Prison Tracks: “Folsom Prison Blues”
As a high-security symbol of society’s ability to enforce its laws, correctional institutions have long been fertile ground for songs and stories. In 1955, Johnny Cash was able to tap into this vein with his single “Folsom Prison Blues.”
History of the Song
The seed that would later bloom into the famous song was planted in 1952 while Cash was serving with the US Air Force in West Germany. The movie Inside the Walls of Folsom Prison—a fictional account of a ruthless warden at the famous prison, whose tactics result in violent riots and escape attempts—was making the rounds in Europe, and Cash borrowed the melody and some of the lyrics from Gordon Jenkins’s song “Crescent City Blues” to tell the story of a man serving time in Folsom. The song quickly became one of his signatures and was rated 8th best song of the 1960s by Pitchfork Media.
History of the Prison
As the second-oldest prison in California (after San Quentin), one of the first maximum security prisons, and the place of execution for 93 prisoners between 1895 and 1937, Folsom has earned its infamy. The facility, which was opened in 1800, was built to hold 1,800 inmates in stone cells measuring 4×8 feet with 6” eye slots. In the 40s, officials were kind enough to drill air holes in the cell doors, which are still in use today.
As of 2009, the prison has grown to 4,427 inmates, many of whom work in the prison’s metal shop producing license plates, signs, etc. There is also an academic program that helps prisoners earn their GED, improve their English, and learn basic computer skills.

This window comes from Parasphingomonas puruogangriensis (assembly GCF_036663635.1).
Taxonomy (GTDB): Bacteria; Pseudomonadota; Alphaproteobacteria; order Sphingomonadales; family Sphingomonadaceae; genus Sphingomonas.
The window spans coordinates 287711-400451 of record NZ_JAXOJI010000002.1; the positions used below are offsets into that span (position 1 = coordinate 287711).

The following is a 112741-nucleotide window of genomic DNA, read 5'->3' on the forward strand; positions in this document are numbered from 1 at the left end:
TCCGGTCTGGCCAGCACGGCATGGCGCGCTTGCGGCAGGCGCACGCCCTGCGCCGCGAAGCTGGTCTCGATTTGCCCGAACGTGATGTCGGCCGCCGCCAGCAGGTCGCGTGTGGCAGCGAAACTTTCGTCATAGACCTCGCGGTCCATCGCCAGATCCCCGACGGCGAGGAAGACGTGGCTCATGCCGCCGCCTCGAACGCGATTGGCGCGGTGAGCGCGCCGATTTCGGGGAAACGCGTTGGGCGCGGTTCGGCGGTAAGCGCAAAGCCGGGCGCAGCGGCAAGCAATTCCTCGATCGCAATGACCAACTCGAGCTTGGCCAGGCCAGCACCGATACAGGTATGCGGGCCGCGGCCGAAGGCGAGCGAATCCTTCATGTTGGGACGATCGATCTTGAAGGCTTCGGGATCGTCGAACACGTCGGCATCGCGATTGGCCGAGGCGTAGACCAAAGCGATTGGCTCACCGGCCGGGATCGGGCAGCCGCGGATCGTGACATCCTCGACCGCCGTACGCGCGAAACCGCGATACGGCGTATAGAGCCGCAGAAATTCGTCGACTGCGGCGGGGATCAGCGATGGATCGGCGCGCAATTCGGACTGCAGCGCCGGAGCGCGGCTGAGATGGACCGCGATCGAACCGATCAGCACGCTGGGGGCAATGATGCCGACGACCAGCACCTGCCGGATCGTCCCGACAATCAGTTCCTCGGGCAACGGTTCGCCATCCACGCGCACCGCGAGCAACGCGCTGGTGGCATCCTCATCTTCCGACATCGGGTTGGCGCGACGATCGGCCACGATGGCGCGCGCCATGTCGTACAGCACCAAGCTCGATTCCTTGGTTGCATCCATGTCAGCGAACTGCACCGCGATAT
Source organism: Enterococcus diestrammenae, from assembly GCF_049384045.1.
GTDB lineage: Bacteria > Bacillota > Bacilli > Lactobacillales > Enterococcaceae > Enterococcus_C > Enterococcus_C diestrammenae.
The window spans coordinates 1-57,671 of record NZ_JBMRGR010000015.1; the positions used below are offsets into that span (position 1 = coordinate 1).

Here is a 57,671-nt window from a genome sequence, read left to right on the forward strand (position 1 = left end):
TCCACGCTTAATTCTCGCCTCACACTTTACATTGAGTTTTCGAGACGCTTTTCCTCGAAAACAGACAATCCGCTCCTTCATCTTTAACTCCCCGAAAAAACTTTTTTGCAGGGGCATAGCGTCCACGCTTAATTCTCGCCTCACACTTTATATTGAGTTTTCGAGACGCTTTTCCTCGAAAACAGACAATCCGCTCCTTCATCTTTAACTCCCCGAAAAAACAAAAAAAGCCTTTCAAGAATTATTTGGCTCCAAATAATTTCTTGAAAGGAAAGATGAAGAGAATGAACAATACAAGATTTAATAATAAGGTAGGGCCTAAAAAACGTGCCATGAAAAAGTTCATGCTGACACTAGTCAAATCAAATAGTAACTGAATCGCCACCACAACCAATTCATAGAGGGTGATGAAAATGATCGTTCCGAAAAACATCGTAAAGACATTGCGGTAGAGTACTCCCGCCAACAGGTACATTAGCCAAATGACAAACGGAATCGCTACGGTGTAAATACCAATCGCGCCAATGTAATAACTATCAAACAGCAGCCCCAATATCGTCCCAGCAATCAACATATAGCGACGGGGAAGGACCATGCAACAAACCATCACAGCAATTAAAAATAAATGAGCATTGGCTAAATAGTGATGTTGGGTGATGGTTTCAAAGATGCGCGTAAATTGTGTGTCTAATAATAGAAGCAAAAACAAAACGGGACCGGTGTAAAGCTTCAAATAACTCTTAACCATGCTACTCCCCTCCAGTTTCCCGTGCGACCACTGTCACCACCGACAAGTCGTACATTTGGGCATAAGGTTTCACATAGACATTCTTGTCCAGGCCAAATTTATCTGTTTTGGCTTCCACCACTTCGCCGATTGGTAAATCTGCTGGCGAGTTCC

Role in Cash’s Career
By the late 60s, Cash’s commercial success with songs like “I Walk the Line,” “Understand Your Man,” and “Ring of Fire” had run out and his increasing dependence on drugs was adversely affecting his popularity. In 1967, he sought help, and by the end of that year, he was looking for a way to turn his career around. Taking advantage of Bob Johnson’s new role in Columbia Records and his reputation for unorthodox promotions, Cash pitched the idea of recording a live album in a prison. The project received a green light and preparations began for a concert to take place on January 13, 1968.
The faster, electric version of “Folsom Prison Blues” recorded that day has become one of rock and roll’s most iconic songs, the album’s reception succeeded revitalizing Cash’s career, and it sealed the themes of punishment and redemption as defining features of his work. The album was followed by another recorded at San Quinton State Prison, which became Cash’s first to reach number one on the Pop chart, but the original At Folsom Prison remained the defining work in his legacy and has been honored as number 88 on Rolling Stone’s 500 greatest albums of all time.